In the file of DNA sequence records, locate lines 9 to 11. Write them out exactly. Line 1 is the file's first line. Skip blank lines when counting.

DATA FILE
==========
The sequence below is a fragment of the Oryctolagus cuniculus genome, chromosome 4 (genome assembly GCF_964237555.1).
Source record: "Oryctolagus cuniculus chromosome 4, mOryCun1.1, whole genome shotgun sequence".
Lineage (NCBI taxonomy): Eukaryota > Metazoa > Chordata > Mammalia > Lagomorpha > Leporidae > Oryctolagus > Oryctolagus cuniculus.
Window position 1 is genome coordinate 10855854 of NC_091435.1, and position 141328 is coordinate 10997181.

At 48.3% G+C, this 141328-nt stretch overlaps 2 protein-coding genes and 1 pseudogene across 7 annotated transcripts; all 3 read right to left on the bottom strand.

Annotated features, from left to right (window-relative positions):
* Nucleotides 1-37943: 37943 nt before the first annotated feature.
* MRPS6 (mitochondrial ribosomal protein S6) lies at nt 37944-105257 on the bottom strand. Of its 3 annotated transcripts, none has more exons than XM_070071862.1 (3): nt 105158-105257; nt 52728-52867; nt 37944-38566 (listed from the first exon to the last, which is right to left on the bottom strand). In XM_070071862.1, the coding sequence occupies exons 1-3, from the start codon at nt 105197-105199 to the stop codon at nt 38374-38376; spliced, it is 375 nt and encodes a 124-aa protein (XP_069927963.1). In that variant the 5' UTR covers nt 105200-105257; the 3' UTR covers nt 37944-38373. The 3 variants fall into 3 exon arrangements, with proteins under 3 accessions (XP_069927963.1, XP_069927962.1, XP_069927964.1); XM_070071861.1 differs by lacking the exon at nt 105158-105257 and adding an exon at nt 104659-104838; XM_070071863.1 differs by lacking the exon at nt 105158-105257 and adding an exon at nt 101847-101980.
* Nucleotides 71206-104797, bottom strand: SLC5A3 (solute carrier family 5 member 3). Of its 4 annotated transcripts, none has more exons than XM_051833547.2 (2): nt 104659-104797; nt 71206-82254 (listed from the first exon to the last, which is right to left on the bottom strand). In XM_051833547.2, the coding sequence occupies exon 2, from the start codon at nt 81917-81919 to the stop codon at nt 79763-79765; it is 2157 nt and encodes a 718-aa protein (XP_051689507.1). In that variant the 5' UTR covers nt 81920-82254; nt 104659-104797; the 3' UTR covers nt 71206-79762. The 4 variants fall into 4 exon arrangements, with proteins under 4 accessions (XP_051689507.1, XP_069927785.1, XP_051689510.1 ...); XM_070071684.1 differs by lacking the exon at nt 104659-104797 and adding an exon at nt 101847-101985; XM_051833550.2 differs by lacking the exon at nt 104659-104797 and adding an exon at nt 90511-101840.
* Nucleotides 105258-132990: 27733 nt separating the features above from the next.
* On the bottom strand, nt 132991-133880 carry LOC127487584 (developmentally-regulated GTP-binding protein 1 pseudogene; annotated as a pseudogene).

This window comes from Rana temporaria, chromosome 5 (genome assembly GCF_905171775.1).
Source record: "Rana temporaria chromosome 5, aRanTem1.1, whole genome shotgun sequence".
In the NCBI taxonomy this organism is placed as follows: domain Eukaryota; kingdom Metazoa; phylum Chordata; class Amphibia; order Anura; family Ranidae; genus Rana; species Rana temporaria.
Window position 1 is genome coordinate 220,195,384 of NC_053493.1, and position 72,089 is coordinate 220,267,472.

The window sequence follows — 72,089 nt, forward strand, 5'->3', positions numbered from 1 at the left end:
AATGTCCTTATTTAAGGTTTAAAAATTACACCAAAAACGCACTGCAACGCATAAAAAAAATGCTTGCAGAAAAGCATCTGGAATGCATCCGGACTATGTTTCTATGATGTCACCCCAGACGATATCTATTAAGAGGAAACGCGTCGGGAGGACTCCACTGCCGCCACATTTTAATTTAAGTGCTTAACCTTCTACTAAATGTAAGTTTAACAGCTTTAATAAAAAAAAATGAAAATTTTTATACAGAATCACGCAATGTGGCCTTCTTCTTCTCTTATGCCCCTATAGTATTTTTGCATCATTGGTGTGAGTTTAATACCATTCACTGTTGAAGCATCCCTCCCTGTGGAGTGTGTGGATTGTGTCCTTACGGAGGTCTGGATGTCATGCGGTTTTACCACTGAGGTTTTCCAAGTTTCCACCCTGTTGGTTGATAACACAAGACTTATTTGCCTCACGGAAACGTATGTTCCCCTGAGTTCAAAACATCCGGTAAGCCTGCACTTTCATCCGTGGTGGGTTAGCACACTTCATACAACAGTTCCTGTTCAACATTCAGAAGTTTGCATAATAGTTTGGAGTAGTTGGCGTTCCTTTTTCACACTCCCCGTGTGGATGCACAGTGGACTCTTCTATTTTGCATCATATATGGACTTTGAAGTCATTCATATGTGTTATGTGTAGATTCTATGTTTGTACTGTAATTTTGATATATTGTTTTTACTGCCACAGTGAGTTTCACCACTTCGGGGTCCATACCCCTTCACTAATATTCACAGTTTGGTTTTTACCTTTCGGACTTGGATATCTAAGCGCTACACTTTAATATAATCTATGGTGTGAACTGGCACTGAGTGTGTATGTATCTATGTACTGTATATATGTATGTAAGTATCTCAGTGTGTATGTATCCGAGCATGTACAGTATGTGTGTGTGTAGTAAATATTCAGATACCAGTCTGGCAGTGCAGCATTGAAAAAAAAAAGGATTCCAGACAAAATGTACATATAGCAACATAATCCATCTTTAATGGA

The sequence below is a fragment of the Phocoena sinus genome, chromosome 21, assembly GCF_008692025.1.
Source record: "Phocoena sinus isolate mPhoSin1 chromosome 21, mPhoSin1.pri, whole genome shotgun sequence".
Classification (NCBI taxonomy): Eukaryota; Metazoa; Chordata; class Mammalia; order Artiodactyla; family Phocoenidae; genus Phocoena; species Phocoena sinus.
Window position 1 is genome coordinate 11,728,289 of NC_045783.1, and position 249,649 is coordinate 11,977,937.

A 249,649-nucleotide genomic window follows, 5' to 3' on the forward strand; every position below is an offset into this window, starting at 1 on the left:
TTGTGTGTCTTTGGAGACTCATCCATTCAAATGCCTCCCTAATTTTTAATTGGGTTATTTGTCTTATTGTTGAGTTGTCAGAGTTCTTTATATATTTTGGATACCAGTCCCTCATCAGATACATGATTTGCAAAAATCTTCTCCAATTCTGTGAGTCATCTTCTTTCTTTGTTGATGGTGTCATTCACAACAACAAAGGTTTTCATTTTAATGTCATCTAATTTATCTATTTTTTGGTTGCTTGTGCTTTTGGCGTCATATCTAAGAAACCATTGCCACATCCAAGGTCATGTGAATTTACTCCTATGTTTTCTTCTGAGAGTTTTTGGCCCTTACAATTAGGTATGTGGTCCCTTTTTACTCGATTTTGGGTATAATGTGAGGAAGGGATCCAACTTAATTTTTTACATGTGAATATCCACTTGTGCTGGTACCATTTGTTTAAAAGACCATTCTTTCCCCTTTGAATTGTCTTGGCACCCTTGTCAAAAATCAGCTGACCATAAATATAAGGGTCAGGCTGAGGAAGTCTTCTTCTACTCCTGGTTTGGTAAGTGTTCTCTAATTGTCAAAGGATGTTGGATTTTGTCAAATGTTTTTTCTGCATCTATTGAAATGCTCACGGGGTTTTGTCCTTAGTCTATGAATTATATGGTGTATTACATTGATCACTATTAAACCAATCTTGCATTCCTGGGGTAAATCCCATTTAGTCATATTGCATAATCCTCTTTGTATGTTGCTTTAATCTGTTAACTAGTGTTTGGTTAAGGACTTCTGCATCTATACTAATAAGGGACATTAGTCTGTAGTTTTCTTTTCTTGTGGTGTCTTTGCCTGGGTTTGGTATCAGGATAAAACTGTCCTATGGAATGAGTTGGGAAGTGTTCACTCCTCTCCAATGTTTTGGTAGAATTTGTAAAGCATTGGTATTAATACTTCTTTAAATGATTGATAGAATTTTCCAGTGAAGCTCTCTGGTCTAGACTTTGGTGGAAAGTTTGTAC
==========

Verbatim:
* Nucleotides 71206-104797, bottom strand: SLC5A3 (solute carrier family 5 member 3). Of its 4 annotated transcripts, none has more exons than XM_051833547.2 (2): nt 104659-104797; nt 71206-82254 (listed from the first exon to the last, which is right to left on the bottom strand). In XM_051833547.2, the coding sequence occupies exon 2, from the start codon at nt 81917-81919 to the stop codon at nt 79763-79765; it is 2157 nt and encodes a 718-aa protein (XP_051689507.1). In that variant the 5' UTR covers nt 81920-82254; nt 104659-104797; the 3' UTR covers nt 71206-79762. The 4 variants fall into 4 exon arrangements, with proteins under 4 accessions (XP_051689507.1, XP_069927785.1, XP_051689510.1 ...); XM_070071684.1 differs by lacking the exon at nt 104659-104797 and adding an exon at nt 101847-101985; XM_051833550.2 differs by lacking the exon at nt 104659-104797 and adding an exon at nt 90511-101840.
* Nucleotides 105258-132990: 27733 nt separating the features above from the next.
* On the bottom strand, nt 132991-133880 carry LOC127487584 (developmentally-regulated GTP-binding protein 1 pseudogene; annotated as a pseudogene).